Wednesday, 11 July 2012

Norwegian government blunder: the Norwegian State Educational Loan Fund

First, some background: In Norway, younger people are incentivised to save money through a mortgage saving programme to better prepare them as first time buyers. Through the programme, younger people receive a higher than normal interest rate and are also entitled to additional tax deductions from these savings. The Norwegian State Educational Loan Fund provides financial support to students through grants and loans. If you work and make money while studying, the grant will be reduced if you earn more than NOK 145,400 a year.

Reducing the grant if you make money has been in place for many years. This means that hard-working people are penalised while those that live a complete student life (e.g. lots of spare time and partying) win - how is that for encouraging hard work and excellence! It gets worse however: In a recent decision by the Norwegian government and effective this fall, interest income from the mortgage savings programme will be included in the calculations of earnings (and all capital gains will be included as well). Apparently (according to, this ensures the funds go to those that need it and hence forms part of the redistribution policy in addition to saving NOK 20 million. The new policy is however in direct conflict with the good intentions of the mortgage savings programme and yet again penalises the prudent and hard working. If the government is looking to save money, how about starting with reducing the number of government staff and the juicy pensions of incompetent politicians. It is nothing short of terrible policy making and is an embarrassment to the current Norwegian labour government led by Jens Stoltenberg and also to Kristin Halvorsen, the minister of Education and Research, and should be reversed with immidiate effect.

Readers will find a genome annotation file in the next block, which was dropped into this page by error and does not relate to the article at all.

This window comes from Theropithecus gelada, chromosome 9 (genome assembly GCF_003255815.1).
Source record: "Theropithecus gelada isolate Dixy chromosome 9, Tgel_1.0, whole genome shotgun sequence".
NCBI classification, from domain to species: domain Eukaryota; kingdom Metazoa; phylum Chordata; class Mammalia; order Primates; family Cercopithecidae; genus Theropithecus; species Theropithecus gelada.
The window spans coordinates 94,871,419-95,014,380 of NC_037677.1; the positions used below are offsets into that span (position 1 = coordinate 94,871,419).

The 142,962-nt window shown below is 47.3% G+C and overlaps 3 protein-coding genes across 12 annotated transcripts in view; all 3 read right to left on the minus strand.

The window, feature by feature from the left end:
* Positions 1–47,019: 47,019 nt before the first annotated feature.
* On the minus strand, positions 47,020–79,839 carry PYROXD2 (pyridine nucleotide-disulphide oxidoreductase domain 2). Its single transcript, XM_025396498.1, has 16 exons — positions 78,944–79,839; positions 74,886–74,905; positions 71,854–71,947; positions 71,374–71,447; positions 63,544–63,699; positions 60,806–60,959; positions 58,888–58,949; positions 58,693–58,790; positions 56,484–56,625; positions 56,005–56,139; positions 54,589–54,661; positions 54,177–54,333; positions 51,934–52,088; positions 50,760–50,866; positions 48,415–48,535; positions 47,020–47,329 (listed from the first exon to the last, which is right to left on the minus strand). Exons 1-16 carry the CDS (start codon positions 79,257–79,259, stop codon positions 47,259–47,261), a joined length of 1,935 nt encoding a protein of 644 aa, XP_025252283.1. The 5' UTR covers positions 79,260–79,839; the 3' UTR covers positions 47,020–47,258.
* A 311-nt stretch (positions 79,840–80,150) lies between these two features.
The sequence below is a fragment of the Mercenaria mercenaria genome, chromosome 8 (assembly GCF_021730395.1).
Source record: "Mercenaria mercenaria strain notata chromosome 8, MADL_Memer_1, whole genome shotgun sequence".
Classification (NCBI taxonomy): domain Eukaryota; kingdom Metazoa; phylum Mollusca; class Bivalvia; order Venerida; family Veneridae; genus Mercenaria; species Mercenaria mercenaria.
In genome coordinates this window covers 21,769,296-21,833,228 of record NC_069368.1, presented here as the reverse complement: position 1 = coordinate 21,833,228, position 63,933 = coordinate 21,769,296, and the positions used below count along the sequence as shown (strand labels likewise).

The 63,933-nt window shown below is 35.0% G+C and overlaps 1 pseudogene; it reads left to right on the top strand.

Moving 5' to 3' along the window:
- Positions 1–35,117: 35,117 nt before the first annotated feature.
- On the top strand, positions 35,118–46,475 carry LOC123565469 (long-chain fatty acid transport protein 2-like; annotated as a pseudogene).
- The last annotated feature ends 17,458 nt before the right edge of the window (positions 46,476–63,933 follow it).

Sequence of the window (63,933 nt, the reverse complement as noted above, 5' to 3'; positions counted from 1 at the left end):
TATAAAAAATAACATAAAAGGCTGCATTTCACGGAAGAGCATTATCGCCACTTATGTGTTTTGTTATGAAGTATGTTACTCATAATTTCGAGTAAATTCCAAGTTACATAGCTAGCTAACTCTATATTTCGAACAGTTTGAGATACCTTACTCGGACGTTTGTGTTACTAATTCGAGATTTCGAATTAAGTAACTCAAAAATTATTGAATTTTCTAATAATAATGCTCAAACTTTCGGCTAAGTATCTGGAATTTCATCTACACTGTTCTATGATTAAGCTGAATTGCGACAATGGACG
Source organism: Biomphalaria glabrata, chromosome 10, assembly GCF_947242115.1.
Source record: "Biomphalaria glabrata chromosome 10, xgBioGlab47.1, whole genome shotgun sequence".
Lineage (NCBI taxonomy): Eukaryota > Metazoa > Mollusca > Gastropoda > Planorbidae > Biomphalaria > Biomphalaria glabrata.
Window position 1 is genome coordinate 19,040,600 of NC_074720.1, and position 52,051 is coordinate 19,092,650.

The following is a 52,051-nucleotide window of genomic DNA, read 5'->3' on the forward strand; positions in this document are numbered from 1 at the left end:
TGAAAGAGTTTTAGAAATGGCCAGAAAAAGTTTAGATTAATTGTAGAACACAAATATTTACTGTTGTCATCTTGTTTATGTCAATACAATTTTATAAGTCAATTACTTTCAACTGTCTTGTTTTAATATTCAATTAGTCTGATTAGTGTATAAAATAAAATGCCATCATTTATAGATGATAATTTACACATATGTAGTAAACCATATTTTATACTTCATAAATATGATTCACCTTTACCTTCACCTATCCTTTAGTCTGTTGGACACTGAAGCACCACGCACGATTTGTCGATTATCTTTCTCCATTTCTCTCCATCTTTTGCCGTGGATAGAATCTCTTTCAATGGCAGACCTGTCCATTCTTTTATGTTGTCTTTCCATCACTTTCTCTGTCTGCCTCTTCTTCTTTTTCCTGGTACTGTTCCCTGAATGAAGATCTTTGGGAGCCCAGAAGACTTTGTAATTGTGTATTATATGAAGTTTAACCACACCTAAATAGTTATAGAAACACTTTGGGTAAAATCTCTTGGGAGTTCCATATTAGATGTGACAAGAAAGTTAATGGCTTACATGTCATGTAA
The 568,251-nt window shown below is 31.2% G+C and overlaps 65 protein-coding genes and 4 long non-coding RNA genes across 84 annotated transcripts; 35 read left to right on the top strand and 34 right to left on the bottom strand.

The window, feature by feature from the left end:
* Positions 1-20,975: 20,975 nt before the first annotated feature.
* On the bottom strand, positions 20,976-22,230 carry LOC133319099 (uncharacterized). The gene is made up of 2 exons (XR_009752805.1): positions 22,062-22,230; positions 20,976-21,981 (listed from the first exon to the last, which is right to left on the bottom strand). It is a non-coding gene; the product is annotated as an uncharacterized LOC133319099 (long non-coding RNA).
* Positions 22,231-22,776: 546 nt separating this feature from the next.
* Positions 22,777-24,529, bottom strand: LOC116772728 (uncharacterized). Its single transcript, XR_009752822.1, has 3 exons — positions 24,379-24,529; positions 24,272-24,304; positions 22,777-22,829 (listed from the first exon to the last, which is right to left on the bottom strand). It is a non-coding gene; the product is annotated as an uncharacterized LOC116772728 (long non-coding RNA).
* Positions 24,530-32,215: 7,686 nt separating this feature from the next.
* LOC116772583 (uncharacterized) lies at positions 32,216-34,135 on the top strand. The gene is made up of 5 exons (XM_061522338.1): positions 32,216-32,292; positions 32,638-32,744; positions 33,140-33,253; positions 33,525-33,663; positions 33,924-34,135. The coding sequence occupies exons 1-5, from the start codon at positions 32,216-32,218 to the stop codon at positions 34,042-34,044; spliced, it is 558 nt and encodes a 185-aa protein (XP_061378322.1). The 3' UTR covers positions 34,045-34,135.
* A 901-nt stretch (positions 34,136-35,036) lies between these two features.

No comments:

Post a comment